God calls every person to mirror and reflect His holy character: "As He who called you is holy, you also be holy in all your conduct, because it is written, 'Be holy, for I am holy'" (1 Peter 1:15-16). Our problem is that in ourselves we are not holy; we are unholy. Yet the Bible refers to us as "saints." The term saint means "one who is holy." Since holiness is not found in ourselves, we must be made holy. The One who works to make us holy, to conform us to the image of Christ, is the Holy Spirit. As the Third Person of the Trinity, the Holy Spirit is no more holy than the Father and the Son. Yet we do not speak of the Holy Father, the Holy Son, and the Holy Spirit. That the Spirit of God is called the Holy Spirit is not so much because of His person (which is indeed holy) but because of His work, to make us holy.
It is the special work of the Holy Spirit to make us saints. He consecrates us. The Holy Spirit fulfills the role of the sanctifier. To be sanctified is to be made holy, or righteous. Sanctification is a process that begins the moment we become Christians. The process continues until death when the believer is made finally, fully, and forevermore righteous.
The Reformed faith is distinctive in its emphasis on the working of the Holy Spirit alone in regeneration. We do not assist the Holy Spirit in our rebirth. We reject outright any notion of cooperative effort in the rebirth of the believer. Sanctification, however, is a different matter. Our sanctification is a cooperative venture. We must work with the Holy Spirit to grow in sanctification. The apostle Paul expressed this idea in his letter to the church at Phillipi:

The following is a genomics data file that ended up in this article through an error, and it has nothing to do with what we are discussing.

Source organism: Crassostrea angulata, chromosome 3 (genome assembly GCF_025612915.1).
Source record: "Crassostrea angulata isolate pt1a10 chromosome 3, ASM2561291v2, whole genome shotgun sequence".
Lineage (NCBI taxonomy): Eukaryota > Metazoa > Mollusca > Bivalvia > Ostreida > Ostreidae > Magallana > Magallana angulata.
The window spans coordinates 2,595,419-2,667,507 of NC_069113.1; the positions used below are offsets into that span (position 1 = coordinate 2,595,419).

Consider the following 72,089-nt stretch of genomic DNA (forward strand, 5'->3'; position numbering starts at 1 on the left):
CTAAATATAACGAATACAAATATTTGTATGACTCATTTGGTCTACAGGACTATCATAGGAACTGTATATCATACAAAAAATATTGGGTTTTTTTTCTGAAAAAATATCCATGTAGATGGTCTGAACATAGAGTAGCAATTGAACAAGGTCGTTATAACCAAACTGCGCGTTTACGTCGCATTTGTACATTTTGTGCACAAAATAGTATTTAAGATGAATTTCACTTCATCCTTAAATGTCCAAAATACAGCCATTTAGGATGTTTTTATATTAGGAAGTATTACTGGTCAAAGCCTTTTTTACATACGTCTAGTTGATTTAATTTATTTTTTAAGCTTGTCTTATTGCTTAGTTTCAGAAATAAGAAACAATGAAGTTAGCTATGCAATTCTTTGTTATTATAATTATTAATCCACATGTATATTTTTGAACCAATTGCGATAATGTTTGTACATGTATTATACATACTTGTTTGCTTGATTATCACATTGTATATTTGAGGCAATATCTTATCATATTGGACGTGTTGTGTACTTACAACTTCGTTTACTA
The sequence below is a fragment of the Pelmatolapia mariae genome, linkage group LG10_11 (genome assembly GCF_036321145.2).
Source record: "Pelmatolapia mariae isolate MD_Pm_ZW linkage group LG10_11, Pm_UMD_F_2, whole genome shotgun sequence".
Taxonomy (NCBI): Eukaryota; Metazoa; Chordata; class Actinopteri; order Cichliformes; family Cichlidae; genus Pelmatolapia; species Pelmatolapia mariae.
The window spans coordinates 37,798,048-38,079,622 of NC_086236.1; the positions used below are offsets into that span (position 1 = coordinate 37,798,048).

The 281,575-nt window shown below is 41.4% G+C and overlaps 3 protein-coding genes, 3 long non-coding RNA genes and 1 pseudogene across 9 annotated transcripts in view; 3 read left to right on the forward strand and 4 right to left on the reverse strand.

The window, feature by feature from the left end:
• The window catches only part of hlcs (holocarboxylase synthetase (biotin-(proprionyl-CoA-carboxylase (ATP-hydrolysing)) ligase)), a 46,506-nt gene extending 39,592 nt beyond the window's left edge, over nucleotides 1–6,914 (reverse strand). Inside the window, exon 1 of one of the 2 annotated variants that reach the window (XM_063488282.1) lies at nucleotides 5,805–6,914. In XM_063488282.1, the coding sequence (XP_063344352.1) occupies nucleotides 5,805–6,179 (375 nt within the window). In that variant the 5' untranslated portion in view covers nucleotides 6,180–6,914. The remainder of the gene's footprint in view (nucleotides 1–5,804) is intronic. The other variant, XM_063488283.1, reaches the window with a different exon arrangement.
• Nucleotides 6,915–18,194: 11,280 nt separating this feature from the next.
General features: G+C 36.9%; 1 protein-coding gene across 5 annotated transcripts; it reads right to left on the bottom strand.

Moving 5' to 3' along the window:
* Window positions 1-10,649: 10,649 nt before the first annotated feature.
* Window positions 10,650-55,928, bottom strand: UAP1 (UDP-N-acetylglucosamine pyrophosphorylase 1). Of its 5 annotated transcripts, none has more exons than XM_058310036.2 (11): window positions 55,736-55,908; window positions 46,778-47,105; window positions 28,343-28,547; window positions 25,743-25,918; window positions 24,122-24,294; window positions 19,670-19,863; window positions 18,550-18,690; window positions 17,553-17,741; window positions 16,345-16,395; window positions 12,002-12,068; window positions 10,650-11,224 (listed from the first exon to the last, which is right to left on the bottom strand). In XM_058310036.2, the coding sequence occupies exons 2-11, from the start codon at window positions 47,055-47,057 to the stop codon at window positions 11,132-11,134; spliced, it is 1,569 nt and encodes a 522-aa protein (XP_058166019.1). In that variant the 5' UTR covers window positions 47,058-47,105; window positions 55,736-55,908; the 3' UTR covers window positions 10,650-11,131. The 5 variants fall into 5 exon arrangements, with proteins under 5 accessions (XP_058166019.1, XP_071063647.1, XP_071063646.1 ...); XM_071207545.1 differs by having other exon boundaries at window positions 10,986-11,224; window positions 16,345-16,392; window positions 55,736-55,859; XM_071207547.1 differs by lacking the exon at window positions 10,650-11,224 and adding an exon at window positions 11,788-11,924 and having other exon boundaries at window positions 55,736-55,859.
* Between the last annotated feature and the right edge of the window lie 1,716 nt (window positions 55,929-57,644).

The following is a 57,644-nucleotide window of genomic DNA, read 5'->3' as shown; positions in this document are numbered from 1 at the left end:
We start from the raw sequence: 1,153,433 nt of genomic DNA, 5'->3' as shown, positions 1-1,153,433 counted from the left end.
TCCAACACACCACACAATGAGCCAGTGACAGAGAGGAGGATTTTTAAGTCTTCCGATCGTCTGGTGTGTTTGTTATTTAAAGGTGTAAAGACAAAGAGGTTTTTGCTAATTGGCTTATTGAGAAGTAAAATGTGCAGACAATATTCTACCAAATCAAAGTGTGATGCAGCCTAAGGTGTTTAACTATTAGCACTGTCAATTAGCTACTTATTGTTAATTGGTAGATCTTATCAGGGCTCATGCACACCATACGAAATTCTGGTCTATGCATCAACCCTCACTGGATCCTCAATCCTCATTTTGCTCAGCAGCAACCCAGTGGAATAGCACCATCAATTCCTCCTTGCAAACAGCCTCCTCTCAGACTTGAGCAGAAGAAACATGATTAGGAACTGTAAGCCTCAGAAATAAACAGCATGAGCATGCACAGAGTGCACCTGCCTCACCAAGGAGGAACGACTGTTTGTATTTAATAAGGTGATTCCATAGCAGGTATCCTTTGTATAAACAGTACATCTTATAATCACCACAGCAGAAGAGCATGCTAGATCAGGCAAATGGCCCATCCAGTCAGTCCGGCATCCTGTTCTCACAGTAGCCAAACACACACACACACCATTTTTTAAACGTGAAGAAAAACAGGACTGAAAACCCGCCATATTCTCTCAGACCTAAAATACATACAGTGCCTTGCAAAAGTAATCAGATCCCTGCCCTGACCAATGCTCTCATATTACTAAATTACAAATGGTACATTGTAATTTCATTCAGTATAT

Therefore, my beloved, as you have always obeyed, not as in my presence only, but now much more in my absence, work out your own salvation with fear and trembling; for it is God who works in you both to will and to do for His good pleasure. (Philippians 2:12-13)
The call to cooperation is one that involves work. We are to work in earnest. To work with fear and trembling does not suggest a spirit of terror but of reverence coupled with effort. We are consoled by the knowledge that we are not left to do this work alone or by our own efforts. God is working within us to accomplish our sanctification.
The Holy Spirit indwells the believer, working to bring about a more righteous life and heart. We must be careful, however, not to confuse the indwelling Spirit with any deification of the individual. The Spirit is in the believer and works with the believer, but does not become the believer. The Spirit works to produce sanctified human beings, not deified creatures. When the Spirit indwells us, He does not become human and we do not become gods. The Holy Spirit does not destroy our personal identities as human beings. In our sanctification we are to become godlike in character, but not in being.